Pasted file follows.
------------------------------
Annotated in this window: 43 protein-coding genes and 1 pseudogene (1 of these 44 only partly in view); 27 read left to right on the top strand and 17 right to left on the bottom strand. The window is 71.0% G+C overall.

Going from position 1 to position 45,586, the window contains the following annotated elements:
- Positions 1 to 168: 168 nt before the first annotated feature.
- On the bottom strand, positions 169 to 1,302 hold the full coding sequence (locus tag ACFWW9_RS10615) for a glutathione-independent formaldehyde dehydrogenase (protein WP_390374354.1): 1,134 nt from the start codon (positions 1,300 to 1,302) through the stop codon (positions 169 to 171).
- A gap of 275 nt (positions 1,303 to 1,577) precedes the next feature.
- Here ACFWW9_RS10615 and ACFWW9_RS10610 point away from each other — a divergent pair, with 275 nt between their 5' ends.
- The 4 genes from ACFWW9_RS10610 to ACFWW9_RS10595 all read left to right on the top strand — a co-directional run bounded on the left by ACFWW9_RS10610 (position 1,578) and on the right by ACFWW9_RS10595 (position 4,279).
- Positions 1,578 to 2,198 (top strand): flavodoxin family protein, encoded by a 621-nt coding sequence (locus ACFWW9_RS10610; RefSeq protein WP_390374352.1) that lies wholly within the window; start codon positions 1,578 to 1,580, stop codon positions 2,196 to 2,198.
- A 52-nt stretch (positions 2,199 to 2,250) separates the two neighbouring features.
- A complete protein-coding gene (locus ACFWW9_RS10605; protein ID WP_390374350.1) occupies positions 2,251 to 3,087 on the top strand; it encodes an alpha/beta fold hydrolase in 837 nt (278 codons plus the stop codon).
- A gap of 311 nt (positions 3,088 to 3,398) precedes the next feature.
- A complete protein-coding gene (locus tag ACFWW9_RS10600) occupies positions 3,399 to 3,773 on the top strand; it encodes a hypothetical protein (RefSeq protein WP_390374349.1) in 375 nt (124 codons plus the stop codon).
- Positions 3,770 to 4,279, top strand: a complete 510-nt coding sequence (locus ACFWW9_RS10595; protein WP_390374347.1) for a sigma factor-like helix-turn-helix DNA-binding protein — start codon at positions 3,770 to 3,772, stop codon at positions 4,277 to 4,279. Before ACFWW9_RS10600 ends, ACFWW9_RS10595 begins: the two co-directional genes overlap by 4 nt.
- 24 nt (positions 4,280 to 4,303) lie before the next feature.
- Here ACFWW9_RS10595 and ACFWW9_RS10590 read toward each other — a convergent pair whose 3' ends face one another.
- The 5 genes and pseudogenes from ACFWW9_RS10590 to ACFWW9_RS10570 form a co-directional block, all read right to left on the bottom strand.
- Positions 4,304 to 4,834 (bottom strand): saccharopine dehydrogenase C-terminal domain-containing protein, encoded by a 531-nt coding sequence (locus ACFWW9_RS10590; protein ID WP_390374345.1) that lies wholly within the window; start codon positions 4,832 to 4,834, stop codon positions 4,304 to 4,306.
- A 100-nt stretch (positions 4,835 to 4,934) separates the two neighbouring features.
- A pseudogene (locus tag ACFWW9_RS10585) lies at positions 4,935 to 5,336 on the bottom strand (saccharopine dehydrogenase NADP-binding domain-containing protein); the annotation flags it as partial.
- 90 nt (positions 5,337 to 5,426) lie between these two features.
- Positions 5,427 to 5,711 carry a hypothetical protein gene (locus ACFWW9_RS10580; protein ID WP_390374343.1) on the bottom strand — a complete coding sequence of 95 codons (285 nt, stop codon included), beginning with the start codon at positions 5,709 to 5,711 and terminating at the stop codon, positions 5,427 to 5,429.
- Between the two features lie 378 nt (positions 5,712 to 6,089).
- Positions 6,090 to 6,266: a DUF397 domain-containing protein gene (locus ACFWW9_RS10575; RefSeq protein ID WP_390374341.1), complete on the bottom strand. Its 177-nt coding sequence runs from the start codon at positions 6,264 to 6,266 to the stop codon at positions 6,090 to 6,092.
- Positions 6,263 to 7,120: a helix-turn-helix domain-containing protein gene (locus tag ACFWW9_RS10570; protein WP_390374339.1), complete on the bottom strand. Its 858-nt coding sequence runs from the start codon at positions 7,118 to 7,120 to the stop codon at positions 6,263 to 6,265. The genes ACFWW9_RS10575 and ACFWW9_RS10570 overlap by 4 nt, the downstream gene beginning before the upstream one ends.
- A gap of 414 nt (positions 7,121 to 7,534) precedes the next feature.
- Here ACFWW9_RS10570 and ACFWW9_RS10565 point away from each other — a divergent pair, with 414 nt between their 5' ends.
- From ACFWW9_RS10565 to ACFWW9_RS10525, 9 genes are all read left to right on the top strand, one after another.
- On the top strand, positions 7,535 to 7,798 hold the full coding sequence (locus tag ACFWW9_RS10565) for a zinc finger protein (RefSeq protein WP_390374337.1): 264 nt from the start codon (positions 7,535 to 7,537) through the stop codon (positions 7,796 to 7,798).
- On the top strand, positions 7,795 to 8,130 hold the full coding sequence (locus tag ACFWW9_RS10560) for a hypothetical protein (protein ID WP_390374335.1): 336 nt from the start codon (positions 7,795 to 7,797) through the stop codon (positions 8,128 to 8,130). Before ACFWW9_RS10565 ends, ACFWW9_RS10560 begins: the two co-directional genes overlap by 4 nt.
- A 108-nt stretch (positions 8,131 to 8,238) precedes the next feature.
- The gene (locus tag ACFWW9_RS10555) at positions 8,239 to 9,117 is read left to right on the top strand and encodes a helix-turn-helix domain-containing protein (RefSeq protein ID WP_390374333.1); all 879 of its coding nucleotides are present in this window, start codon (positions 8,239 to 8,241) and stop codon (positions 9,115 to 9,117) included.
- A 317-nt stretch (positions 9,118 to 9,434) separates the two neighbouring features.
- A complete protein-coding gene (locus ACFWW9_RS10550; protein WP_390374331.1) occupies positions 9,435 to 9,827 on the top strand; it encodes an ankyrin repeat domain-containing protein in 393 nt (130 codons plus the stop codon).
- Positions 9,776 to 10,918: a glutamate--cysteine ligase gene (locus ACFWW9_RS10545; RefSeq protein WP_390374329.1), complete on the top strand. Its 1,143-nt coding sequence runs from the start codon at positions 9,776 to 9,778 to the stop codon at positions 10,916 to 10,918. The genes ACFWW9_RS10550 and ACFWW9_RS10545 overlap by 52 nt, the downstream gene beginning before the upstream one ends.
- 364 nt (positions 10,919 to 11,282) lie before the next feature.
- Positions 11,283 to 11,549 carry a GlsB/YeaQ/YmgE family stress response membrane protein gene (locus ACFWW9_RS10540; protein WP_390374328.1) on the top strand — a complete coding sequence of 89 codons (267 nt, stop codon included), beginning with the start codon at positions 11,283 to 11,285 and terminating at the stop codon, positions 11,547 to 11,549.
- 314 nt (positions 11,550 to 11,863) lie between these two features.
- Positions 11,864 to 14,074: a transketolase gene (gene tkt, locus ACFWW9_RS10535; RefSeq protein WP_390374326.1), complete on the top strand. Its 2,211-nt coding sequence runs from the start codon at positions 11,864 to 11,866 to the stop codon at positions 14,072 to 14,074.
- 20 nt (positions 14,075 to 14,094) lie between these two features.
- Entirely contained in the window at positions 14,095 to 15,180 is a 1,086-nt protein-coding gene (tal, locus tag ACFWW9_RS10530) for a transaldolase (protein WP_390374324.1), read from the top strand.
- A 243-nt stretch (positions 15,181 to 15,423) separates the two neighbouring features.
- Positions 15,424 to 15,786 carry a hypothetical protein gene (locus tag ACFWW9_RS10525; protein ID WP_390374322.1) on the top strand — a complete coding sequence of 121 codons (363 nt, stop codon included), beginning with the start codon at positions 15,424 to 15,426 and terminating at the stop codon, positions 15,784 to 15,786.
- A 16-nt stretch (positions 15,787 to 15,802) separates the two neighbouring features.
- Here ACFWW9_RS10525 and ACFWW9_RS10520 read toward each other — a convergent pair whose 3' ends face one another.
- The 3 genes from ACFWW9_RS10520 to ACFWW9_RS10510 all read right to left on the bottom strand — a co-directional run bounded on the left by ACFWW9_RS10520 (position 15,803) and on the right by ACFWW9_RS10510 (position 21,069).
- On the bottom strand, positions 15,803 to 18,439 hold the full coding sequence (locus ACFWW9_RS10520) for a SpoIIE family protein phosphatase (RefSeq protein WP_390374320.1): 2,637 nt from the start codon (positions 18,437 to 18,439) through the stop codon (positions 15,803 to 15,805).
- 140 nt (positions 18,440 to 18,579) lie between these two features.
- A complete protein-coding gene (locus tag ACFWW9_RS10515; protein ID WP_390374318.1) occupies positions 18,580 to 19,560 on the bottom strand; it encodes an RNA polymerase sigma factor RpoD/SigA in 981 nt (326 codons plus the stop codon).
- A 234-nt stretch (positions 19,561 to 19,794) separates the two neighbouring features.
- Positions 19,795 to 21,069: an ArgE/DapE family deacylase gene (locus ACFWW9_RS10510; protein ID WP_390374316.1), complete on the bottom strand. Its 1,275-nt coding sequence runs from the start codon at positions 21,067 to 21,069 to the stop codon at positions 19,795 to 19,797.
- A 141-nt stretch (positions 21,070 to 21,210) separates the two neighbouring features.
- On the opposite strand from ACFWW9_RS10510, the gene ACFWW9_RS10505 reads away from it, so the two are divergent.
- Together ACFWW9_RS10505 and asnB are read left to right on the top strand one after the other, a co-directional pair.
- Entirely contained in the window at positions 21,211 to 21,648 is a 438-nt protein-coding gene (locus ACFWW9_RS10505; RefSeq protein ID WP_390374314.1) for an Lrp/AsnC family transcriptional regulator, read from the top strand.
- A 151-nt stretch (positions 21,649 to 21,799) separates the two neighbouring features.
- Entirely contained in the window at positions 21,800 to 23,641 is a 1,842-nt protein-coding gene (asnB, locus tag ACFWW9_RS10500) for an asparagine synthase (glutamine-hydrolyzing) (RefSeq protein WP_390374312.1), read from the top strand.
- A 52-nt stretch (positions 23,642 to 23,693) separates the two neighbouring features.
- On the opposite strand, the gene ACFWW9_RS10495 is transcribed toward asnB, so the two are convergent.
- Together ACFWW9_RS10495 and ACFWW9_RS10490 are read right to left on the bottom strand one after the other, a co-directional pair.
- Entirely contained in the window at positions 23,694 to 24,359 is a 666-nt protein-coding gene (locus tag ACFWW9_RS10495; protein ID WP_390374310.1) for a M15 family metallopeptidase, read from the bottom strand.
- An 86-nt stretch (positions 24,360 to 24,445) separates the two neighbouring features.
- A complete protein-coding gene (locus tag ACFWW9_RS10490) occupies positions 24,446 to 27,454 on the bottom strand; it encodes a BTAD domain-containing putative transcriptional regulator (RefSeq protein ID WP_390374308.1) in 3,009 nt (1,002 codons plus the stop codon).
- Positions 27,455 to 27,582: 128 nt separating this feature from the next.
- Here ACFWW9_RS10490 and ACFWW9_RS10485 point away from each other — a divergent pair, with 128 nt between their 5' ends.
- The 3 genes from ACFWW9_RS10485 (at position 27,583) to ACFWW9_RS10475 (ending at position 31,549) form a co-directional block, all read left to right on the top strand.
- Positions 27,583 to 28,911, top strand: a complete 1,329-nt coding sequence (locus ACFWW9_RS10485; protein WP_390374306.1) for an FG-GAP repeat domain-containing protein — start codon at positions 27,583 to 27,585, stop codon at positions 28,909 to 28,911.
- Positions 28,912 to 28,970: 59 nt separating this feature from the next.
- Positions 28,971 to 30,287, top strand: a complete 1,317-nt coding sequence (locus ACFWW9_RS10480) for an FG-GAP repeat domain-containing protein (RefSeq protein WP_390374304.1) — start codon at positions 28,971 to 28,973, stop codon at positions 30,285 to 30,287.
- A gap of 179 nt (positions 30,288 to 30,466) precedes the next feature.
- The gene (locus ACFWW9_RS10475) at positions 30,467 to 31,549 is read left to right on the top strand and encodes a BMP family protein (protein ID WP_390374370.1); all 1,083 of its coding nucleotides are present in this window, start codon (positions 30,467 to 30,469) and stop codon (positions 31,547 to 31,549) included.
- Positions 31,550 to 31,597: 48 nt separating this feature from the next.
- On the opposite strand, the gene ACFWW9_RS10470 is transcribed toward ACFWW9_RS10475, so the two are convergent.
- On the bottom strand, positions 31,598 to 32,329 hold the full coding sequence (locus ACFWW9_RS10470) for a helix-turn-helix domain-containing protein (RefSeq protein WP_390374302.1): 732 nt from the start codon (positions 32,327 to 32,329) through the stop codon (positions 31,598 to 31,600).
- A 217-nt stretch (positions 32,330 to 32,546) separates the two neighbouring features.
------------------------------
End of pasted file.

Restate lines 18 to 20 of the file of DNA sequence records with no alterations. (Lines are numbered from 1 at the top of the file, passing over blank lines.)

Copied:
- A 100-nt stretch (positions 4,835 to 4,934) separates the two neighbouring features.
- A pseudogene (locus tag ACFWW9_RS10585) lies at positions 4,935 to 5,336 on the bottom strand (saccharopine dehydrogenase NADP-binding domain-containing protein); the annotation flags it as partial.
- 90 nt (positions 5,337 to 5,426) lie between these two features.